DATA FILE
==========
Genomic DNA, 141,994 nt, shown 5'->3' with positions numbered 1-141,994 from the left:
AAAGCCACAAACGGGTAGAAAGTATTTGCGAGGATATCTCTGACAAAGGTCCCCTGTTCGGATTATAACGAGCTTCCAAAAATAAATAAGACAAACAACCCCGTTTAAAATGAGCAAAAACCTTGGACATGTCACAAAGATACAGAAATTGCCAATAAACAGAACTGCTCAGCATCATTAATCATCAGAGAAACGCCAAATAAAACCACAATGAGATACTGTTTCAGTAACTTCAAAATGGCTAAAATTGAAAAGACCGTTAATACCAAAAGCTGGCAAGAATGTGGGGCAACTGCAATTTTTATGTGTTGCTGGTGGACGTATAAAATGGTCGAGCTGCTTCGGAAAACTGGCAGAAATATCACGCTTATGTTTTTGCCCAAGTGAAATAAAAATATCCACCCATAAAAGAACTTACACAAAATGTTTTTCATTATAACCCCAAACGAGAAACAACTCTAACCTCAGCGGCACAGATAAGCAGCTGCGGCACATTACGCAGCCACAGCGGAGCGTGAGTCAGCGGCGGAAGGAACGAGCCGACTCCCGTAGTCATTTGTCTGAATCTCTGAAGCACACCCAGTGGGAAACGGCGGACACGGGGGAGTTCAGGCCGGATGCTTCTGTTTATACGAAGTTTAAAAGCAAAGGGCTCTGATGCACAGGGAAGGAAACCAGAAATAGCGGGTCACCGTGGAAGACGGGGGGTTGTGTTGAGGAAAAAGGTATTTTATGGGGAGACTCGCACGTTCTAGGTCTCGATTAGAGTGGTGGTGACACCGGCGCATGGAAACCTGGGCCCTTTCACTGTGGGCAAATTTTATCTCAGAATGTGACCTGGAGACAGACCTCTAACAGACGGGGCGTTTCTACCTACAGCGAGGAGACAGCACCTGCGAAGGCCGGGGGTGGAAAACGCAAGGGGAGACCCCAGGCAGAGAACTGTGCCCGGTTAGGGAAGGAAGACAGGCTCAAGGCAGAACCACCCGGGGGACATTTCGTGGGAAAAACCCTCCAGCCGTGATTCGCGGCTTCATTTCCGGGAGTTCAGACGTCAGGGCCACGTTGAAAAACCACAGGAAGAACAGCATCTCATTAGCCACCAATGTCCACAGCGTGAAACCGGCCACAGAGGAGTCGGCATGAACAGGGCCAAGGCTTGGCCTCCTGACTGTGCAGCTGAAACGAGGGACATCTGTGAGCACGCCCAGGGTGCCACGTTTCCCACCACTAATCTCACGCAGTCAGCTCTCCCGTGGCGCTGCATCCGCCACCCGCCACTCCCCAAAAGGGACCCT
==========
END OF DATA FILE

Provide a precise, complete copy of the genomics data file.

Genomic DNA, 141,994 nt, shown 5'->3' with positions numbered 1-141,994 from the left:
AAAGCCACAAACGGGTAGAAAGTATTTGCGAGGATATCTCTGACAAAGGTCCCCTGTTCGGATTATAACGAGCTTCCAAAAATAAATAAGACAAACAACCCCGTTTAAAATGAGCAAAAACCTTGGACATGTCACAAAGATACAGAAATTGCCAATAAACAGAACTGCTCAGCATCATTAATCATCAGAGAAACGCCAAATAAAACCACAATGAGATACTGTTTCAGTAACTTCAAAATGGCTAAAATTGAAAAGACCGTTAATACCAAAAGCTGGCAAGAATGTGGGGCAACTGCAATTTTTATGTGTTGCTGGTGGACGTATAAAATGGTCGAGCTGCTTCGGAAAACTGGCAGAAATATCACGCTTATGTTTTTGCCCAAGTGAAATAAAAATATCCACCCATAAAAGAACTTACACAAAATGTTTTTCATTATAACCCCAAACGAGAAACAACTCTAACCTCAGCGGCACAGATAAGCAGCTGCGGCACATTACGCAGCCACAGCGGAGCGTGAGTCAGCGGCGGAAGGAACGAGCCGACTCCCGTAGTCATTTGTCTGAATCTCTGAAGCACACCCAGTGGGAAACGGCGGACACGGGGGAGTTCAGGCCGGATGCTTCTGTTTATACGAAGTTTAAAAGCAAAGGGCTCTGATGCACAGGGAAGGAAACCAGAAATAGCGGGTCACCGTGGAAGACGGGGGGTTGTGTTGAGGAAAAAGGTATTTTATGGGGAGACTCGCACGTTCTAGGTCTCGATTAGAGTGGTGGTGACACCGGCGCATGGAAACCTGGGCCCTTTCACTGTGGGCAAATTTTATCTCAGAATGTGACCTGGAGACAGACCTCTAACAGACGGGGCGTTTCTACCTACAGCGAGGAGACAGCACCTGCGAAGGCCGGGGGTGGAAAACGCAAGGGGAGACCCCAGGCAGAGAACTGTGCCCGGTTAGGGAAGGAAGACAGGCTCAAGGCAGAACCACCCGGGGGACATTTCGTGGGAAAAACCCTCCAGCCGTGATTCGCGGCTTCATTTCCGGGAGTTCAGACGTCAGGGCCACGTTGAAAAACCACAGGAAGAACAGCATCTCATTAGCCACCAATGTCCACAGCGTGAAACCGGCCACAGAGGAGTCGGCATGAACAGGGCCAAGGCTTGGCCTCCTGACTGTGCAGCTGAAACGAGGGACATCTGTGAGCACGCCCAGGGTGCCACGTTTCCCACCACTAATCTCACGCAGTCAGCTCTCCCGTGGCGCTGCATCCGCCACCCGCCACTCCCCAAAAGGGACCCT